Leandro, and Ellen Hwangbo. Andrés was the recipient of the 2011 EAMA Michael Ivonevko scholarship and a 2011 Lake Champlain Chamber Music Festival young composer. He was conductor of the MUSET Youth Orchestra and is a piano teacher in Bard’s Upbeats music tutoring program. His music has been featured in Ellen Gurwitz’s radio show, Stone Soup, as well as La Voz radio in the Hudson Valley. Andrés is currently studying composition and physics at Bard College and will soon be a beginning clarinetist. Molly Joyce (b. 1992): Dollhouse (2011-2012) Dollhouse was written in the summer and fall of 2011 in New York City. The work was composed for Contemporaneous, a phenomenal new music ensemble with whom I have had the fortunate opportunity of being involved over the past couple of years. When I started composing Dollhouse, it was during the summer after my first year of college and thus I had many conflicting and reflective thoughts about myself and my choice of career as a composer. I began to think that such crucial choices and decisions in our lives are perhaps predictable within our own structured environments, while other aspects of our evolving lives are not foreseeable at all. In this way, I began to think of my life and all others’ lives as being unique dollhouses at their core. I reflected upon my journey as a composer, and how integral this creative art is to my daily existence, yet how long it has taken me to accept this uncertain, enriching role that I never fully imagined for myself. Through this introspection, I became obsessed with the concept of a dollhouse, in every implication of this word, and decided to write this piece as my humble interpretation of such a complex idea. Dollhouse is dedicated to my mother, Judi Joyce, for always allowing and being fully supportive for whichever Dollhouse I wanted to play in. — Molly Joyce Molly Joyce is a nineteen-year-old composer from Pittsburgh, PA. She has been the recipient of many prestigious awards including a 2010 ASCAP Morton Gould Award, was named a finalist in the National Foundation for Advancement in the Arts 2010 Young Arts Competition, and recently was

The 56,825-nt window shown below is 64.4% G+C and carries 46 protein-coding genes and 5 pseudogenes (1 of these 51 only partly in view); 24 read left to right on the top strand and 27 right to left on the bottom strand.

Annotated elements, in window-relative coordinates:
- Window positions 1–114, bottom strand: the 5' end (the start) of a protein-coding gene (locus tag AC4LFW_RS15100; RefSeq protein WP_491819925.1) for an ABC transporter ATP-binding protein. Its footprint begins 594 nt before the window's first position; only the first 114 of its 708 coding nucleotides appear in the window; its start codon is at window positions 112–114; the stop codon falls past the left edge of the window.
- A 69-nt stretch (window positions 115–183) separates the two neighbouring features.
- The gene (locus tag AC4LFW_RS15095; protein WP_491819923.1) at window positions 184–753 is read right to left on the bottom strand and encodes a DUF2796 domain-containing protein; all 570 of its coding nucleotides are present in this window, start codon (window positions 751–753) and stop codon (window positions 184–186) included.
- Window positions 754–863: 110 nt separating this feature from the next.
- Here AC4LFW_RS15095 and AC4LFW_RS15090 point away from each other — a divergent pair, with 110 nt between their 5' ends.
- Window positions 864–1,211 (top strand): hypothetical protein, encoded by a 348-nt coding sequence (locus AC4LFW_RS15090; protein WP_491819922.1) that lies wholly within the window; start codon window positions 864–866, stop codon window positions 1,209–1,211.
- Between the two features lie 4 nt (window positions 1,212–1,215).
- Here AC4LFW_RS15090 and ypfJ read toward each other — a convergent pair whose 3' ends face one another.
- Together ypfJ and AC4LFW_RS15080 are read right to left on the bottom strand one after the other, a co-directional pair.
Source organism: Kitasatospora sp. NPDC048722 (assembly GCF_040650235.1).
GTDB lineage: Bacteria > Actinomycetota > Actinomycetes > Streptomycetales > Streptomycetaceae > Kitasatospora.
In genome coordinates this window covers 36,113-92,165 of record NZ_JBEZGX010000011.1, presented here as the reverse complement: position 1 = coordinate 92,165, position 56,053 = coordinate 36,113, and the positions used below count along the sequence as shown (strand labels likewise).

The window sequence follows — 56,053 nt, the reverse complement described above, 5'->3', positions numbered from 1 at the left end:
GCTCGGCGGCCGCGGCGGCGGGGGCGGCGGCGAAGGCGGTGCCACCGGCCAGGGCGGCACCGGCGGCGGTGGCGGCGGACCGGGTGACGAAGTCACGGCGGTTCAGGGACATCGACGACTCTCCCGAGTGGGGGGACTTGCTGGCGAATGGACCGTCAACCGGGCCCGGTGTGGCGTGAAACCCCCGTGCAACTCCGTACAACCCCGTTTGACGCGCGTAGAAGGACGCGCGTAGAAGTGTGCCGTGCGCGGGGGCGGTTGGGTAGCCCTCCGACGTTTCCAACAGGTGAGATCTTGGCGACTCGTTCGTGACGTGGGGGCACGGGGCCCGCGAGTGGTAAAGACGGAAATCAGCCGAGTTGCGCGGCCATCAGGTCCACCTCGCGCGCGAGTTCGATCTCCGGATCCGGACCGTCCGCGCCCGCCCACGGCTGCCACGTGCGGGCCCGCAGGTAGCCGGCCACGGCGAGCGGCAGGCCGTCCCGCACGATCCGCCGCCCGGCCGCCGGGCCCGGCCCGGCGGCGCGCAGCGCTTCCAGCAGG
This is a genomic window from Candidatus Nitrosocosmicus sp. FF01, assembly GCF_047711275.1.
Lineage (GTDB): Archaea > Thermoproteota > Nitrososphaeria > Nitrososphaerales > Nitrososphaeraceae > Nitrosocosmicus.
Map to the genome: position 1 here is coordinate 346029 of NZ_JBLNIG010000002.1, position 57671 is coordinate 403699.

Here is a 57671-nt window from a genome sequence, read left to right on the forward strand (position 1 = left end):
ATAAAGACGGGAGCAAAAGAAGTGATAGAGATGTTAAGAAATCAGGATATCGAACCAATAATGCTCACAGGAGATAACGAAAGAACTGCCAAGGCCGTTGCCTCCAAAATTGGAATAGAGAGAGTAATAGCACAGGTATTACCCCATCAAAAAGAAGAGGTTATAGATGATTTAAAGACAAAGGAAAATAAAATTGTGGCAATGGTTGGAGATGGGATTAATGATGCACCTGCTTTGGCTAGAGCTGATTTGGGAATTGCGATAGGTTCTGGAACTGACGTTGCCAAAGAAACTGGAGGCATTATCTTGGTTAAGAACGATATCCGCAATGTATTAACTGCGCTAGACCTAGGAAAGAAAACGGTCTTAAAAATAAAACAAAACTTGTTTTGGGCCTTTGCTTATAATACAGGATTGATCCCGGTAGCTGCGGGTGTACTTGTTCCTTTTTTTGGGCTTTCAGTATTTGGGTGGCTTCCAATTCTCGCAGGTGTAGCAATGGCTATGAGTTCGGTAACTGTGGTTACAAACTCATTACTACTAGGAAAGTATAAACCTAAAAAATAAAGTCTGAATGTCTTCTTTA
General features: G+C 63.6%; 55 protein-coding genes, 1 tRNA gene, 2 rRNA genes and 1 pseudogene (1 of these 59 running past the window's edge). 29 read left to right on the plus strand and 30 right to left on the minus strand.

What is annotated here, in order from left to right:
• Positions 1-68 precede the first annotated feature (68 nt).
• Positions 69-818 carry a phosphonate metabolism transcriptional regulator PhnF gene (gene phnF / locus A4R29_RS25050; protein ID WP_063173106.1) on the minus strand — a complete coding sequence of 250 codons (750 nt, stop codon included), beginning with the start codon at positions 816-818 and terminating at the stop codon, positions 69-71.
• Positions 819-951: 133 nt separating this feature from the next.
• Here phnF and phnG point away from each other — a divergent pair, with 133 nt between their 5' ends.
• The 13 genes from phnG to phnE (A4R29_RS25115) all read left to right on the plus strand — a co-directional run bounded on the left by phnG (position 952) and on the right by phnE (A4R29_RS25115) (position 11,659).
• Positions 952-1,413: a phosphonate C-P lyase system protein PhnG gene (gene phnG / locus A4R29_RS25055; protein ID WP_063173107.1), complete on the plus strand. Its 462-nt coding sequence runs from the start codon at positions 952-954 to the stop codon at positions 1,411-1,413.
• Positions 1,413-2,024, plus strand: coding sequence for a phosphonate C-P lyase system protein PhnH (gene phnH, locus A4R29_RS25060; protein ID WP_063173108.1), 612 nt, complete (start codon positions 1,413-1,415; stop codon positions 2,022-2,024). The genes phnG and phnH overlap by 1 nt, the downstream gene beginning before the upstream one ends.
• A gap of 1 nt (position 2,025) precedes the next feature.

named the winner of the Bowdoin International Music Festival Composition Competition. Her work has been performed by musicians such as the Astra Trio of Amsterdam, members of the New World Symphony, and pianists Michael Schneider, and Becky Billock. Becky Billock’s 2011 CD Muses Nine also features a work by Molly Joyce. Currently, Molly is studying at The Juilliard School with Christopher Rouse. Additionally, she has studied with Missy Mazzoli and Richard Danielpour. (www.mollysjoyce.com) Lawton Hall (b. 1987): Hypothetical Patterns of Public-Private Conflict (2011) As I wrote Hypothetical Patterns of Public-Private Conflict in the fall of 2011, demonstrations throughout the United States escalated into violent clashes between protesters and those responsible for maintaining the façades of power that have proven incapable of providing for the well-being of this country’s citizens. These demonstrations have been fueled largely (though not exclusively) by the frustrations felt by many of my peers, who, as recent college graduates, have found that their incredible skills and talents are incapable of meeting their basic monetary needs, as they enter a economic milieu that values the exchange of mass-produced commodities and goal-driven careerism over artistic creativity and thoughtful, uninhibited exploration. My personal response to these frustrations has been to blindly throw myself into composing in the privacy of my limited spare time, and to rely upon other employment to repay my public debts with the (perhaps foolish) hope that someday the tide would change and that my musical work will become a valued commodity in the public arena. Hypothetically, this piece is one manifestation of this conflict. Hypothetical Patterns is also, as the title would suggest, full of musical patterns that I used to construct the piece. Whether or not these patterns influence they way the piece is perceived or are even themselves perceptible, however, is largely inconsequential to me, since they merely provide a